And while there’s a time and place for mindless, vapid entertainments (not to mention Dakota Johnson), we take issue with the notion that a beach read must be, by nature, unchallenging, unedifying or about overwrought middle-aged female sex fantasies.
Which is why we set out to redefine this sorry fake-genre with a list of books that actually enrich you on subjects pertaining to the season at hand—including, of course, the beach itself.
You had to see that one coming...
The Book About Summer Love
Title: The Great Gatsby.
Author: F. Scott Fitzgerald.
Synopsis: It’s that old story. Man meets girl. Man goes away to war. Man returns, makes a boatload of money and tries to win back girl by throwing lavish parties.
Topics for summertime-related enrichment include: Wearing colorful shirts; wooing girls whose names are kinds of flowers; ostentatiously showcasing your wealth while learning an invaluable lesson about the American dream.
Ideal beach at which to read it: Main Beach in East Hampton.
The Book About Being Marooned
Title: Robinson Crusoe.
Author: Daniel Defoe.
Synopsis: One man’s epistolary tale of survival on a perilous remote island.
Topics for summertime-related enrichment include: Living off the land; getting away with scant sunscreen application; literally not dying at the beach.
Ideal beach at which to read it: The Caribbean island of Tobago. Hopefully they’ve dealt with their fictional cannibalism problem in the nearly 300 years since this book’s publication.
The Book About a Summer Cruise
Title: “A Supposedly Fun Thing I’ll Never Do Again” (from the book of the same name).
Author: David Foster Wallace.
Synopsis: A neurotic, microscopically detailed exegesis of a Megaline cruise (plus American excess, American leisure time, American fear of death and other American things).
Topics for summertime-related enrichment include: The machinations of very big boats; making polite dinner conversations with South Floridians; philosophical significances of the modern vacation.
Ideal beach at which to read it: Definitely not the fake one on your resort cruise.
The Book About the Beach
Title: Barbarian Days: A Surfing Life.
Author: William Finnegan.
Synopsis: From his days in a Haole surf gang to becoming a New Yorker staff writer and war reporter, Finnegan details his obsession with surfing as a near affliction. One that has taken him around the world and threatened his work-life-family balance as he searches for the all-holy perfect wave.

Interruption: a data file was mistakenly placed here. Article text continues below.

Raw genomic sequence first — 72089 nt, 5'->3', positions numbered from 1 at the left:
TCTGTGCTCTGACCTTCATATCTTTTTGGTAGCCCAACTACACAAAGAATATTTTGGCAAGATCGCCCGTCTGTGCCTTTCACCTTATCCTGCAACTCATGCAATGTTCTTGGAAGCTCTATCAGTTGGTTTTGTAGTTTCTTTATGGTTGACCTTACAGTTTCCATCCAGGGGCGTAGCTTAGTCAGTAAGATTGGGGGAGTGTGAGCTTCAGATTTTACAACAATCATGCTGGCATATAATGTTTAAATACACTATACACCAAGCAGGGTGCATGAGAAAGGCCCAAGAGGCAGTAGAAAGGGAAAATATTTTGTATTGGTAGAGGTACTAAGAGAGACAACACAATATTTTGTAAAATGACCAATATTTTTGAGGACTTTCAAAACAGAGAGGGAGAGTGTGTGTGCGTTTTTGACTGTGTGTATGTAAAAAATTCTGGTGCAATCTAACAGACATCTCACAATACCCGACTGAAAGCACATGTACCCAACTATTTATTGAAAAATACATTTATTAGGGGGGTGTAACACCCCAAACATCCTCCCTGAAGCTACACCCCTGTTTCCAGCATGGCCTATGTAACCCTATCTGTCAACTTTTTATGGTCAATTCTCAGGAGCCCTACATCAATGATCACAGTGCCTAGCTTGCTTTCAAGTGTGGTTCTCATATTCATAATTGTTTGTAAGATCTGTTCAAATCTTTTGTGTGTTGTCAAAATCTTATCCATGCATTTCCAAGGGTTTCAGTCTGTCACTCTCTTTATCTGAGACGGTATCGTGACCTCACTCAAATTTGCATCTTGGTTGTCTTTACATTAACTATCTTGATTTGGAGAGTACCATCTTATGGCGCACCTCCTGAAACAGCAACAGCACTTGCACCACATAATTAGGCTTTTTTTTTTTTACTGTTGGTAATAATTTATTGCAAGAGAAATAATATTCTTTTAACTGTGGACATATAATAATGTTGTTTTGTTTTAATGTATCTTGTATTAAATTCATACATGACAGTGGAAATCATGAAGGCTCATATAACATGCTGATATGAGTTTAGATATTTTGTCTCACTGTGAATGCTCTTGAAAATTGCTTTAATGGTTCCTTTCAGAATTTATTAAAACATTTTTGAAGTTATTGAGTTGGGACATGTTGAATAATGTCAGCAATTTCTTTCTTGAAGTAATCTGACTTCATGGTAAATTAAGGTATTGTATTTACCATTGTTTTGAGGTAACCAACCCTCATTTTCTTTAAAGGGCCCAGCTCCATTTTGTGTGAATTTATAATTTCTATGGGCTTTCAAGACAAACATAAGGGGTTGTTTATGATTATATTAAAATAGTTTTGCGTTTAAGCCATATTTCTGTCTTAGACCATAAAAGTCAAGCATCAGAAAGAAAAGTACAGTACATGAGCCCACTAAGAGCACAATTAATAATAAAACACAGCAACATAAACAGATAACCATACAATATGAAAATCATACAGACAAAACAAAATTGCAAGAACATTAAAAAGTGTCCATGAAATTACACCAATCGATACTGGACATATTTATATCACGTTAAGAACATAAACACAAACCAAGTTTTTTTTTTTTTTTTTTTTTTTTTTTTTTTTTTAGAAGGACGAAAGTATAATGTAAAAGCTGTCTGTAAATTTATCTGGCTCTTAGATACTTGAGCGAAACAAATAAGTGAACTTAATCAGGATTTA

Topics for summertime-related enrichment include: Making you not feel so bad that you’re on the beach reading books instead of surfing.
Ideal beach at which to read it: Banzai Beach in Oahu.
The Book About Islands
Author: Kurt Vonnegut.
Synopsis: A group of humans are shipwrecked on an island after a global crisis cripples the world economy. Their descendants are the only fertile humans left on the planet. Weird evolutionary stuff involving seals ensues.
Topics for summertime-related enrichment include: Marine biology; primitive fishing methods; sex on the beach.
Ideal beach at which to read it: The Galápagos. Naturally.
The Book About Summer Camp
Title: The Interestings.
Author: Meg Wolitzer.
Synopsis: The book follows the interwoven lives of a group of people who first befriended each other at an artsy 1970s summer camp.
Topics for summertime-related enrichment include: Outdoor joint-rolling; reading by flashlight; telling stories from the perch of your top bunk.
Ideal beach at which to read it: On the shores of the beach at your old summer camp, whilst feeling nostalgic for adolescence and hungry for s’mores.
The Book About Waves (That’s Not Actually at All About Waves)
Title: The Waves.
Author: Virginia Woolf.
Synopsis: Umm... Let’s chalk it up as a “prose poem” and call it a day.
Topics for summertime-related enrichment include: Simply telling people that you’ve read The Waves. It’s great for any season.
Ideal beach at which to read it: Rottingdean, in Sussex, England.
The Book About Swimming
Title: “The Swimmer” (from John Cheever: Collected Stories and Other Writings).
Author: John Cheever.
Synopsis: A melancholic, middle-aged man traverses his suburb via a chain of swimming pools.
Topics for summertime-related enrichment include: Poolside gin drinking; handling oneself with aplomb at neighborhood pool parties; the inevitable vicissitudes of time.
Ideal beach at which to read it: Not a beach, per se, but your neighbor’s pool. Where you’re slowly but surely getting loaded on G&Ts.